After cash-strapped Chen Xi sold a stack full of clothes, including an antelope leather jacket worth 10,000 yuan (US$1,250), for a couple of kuai to a peddler who purchased used cloth by the kilogram, it hit the 23-year-old that there was a gap in the retail market.
The city, she realized, was lacking second-hand luxury outlets.
Over 20 such shops used to exist in Beijing. Then in the face of plummeting sales during the SARS outbreak, all were closed and few reopened.
"It's almost a universal trait of women to buy clothing without thorough consideration," says Chen, a chemical automation major who found herself without a job and in financial straits after graduation. "Everyone, no matter what their social status is, has purchased apparel and then decided that it just wasn't right for them.
"For whatever reason, some of these items aren't returned to the retailer and eventually the owner just wants to get rid of them without incurring a total loss. I wanted to help."
It took six months for Chen's observation to develop into a business model. By January, her college friend Li Daming agreed to invest in the venture and the second-hand luxury shop Discover was officially born.
Contrary to common assumption, second-hand luxury stores are not necessarily aimed at middle-class consumers. It is true that a majority of the inventory consists mostly of lightly used products that are made available to shoppers unable or unwilling to pay retail prices. That said, Discover also offers merchandise priced above the retail value, due to uniqueness or artistic value. This attracts a second type of customers.
Before finding Discover, customer Zhou Wei shopped exclusively at commercial gallerias where she could stock up on the latest pieces from her favorite designers. Then Discover sold her a limited edition Nike handbag that few fashion enthusiasts were aware of. Now she seldom appears in public without it.
Customers like Zhou are the primary reason second-hand stores survive in a season-driven industry.
"We know that second-hand stores usually cannot keep up with the pace at which fashion changes," says Discover's investor Li, 28. "And we don't have a remedy. But we hope that our customers will be interested in the products we offer because of their artistic value rather than their glamour. That would make us immune to such changes."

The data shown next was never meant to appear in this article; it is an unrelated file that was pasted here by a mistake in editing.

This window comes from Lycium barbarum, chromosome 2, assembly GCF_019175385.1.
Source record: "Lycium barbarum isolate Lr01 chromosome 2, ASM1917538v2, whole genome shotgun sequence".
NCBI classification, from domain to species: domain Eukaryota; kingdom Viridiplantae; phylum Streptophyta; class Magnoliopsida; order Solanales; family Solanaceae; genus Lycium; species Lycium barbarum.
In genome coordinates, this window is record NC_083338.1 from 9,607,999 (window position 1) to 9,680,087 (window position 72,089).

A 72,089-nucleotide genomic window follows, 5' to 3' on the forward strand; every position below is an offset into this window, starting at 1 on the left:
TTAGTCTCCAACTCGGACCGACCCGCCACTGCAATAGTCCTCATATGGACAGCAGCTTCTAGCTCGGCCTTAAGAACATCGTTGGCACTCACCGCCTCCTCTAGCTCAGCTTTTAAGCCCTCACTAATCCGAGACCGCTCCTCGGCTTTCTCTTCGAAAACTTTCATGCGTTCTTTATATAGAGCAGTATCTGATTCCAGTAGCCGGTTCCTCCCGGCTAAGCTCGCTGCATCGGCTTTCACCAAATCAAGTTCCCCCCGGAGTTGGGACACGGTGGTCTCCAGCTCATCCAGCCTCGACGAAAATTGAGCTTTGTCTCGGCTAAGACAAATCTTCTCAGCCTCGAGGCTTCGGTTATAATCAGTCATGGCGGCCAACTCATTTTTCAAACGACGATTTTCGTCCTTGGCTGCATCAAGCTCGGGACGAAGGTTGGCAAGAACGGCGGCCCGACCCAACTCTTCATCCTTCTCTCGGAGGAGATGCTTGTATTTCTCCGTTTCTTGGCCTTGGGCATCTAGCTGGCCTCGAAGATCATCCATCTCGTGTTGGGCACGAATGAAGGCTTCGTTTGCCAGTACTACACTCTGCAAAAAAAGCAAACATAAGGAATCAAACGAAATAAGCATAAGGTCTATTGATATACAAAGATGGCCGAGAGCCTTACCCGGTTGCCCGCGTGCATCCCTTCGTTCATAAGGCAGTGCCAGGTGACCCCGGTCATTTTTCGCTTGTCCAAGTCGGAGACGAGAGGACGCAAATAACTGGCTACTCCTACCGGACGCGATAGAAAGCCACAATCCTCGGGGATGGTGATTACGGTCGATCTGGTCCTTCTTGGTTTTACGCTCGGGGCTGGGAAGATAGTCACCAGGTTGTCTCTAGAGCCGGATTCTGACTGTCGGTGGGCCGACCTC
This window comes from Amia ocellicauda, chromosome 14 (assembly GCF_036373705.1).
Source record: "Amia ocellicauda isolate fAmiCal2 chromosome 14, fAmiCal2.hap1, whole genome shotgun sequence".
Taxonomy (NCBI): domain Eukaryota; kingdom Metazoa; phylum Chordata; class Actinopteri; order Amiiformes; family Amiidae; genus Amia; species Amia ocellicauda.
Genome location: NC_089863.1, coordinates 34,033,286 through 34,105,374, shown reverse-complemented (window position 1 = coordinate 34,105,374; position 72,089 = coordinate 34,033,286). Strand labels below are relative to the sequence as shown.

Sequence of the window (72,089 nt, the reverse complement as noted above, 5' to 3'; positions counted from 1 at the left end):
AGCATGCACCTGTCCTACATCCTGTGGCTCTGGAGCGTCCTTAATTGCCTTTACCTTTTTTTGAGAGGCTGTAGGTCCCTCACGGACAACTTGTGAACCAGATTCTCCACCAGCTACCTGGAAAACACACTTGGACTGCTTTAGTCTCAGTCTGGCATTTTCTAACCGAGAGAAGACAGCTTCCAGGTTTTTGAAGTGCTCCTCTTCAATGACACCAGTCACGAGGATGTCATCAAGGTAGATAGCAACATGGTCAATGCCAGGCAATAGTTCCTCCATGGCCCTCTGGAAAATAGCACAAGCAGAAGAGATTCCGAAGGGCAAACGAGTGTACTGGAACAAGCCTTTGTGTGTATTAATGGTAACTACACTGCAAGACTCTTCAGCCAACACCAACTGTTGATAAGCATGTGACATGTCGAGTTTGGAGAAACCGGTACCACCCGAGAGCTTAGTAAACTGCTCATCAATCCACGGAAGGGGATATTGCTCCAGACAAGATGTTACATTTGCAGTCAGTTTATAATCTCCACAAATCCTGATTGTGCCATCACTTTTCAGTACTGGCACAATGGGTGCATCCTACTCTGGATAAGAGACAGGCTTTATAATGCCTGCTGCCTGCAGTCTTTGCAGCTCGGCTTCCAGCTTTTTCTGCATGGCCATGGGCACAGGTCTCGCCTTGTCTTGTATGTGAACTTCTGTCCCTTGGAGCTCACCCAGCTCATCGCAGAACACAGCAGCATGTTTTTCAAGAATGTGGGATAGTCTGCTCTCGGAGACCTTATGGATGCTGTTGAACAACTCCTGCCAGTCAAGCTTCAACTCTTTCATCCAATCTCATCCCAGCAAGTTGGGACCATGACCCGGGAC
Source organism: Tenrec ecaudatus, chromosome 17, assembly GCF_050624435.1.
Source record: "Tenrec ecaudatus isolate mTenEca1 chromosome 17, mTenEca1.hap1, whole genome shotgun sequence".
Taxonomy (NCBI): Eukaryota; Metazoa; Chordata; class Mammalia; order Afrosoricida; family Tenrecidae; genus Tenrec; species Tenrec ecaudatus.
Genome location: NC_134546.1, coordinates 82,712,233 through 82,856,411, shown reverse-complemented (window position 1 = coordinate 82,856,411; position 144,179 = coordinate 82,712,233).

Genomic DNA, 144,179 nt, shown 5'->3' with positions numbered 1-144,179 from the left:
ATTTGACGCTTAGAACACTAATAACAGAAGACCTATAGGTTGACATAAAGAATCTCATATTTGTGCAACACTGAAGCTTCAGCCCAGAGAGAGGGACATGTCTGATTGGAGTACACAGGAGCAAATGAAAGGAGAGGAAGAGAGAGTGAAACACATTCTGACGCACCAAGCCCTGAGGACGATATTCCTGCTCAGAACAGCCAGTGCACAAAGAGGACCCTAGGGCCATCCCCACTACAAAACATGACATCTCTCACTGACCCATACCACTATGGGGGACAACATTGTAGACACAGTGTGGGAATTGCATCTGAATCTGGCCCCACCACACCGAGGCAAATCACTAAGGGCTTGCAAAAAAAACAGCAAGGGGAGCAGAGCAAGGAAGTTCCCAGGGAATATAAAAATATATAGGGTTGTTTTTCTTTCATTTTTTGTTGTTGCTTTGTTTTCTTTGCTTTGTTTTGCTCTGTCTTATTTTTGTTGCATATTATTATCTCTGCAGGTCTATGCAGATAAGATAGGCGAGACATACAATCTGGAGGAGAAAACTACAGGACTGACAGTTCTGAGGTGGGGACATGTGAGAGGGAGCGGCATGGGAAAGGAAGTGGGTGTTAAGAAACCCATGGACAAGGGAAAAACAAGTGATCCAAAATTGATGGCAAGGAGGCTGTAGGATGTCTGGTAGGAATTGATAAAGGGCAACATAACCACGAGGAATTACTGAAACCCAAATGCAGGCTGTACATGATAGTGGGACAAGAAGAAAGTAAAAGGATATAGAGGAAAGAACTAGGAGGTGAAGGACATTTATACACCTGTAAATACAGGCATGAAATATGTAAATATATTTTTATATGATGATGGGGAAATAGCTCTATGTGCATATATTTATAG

Customers may find a variety of luxury brands at the second-hand store.
One market sector Discover hopes to win over is the same one whose search for glamour fuelled the counterfeit industry. But Li and Chen take faith in how China's attitude toward name brands is changing.
International designers that once ignored Chinese luxury markets are now scrambling to save their identities from counterfeiters, with European powerhouses Prada and Louis Vuitton leading the way. And high-end department stores like Saks Fifth Avenue, which in April announced plans to open its first location in China by 2008, are right on their heels with less-familiar but equally prestigious labels.
"That's why my job is so exciting," says Chen. "I've finally found my passion, and it's a culture that's being increasingly appreciated in Beijing." The culture she speaks of is one that respects high-end designers for the way their products amalgamate art and heritage.
Both Chen and Li admit that their expansion campaigns are only on the drawing board. In the long run, they want Discover to be identified with second-hand luxury in the same way that the Walt Disney Company dominates animation films.
"But in the meantime," Li insists, "we're just trying to keep a positive balance sheet and make a good impression on customers."
In fact, the terms "buy" and "sell" are rarely used, because they suggest financial motivation. Chen prefers to think of Discover as a place of education and exchange.
"I opened this store because I love fashion," she says. "I love discussing it, brainstorming about it, sharing it with others. And I hope that I'll be able to pass that on everyone who steps into our shop."
It's 5:17 PM at Discover, and the door slides open as a woman commuting home steps in. "I saw the Prada logo in your window and remembered your ad online," she says. "I love fashion but don't know anyone else who enjoys discussing it the way that I do." That's what Chen wants to change.
Discover is located on the ground floor of Idea Enjoy Town (Sankongjian,) on the North Fourth Ring Road, Beijing. 131-6428-8125.
(China Daily August 18, 2006)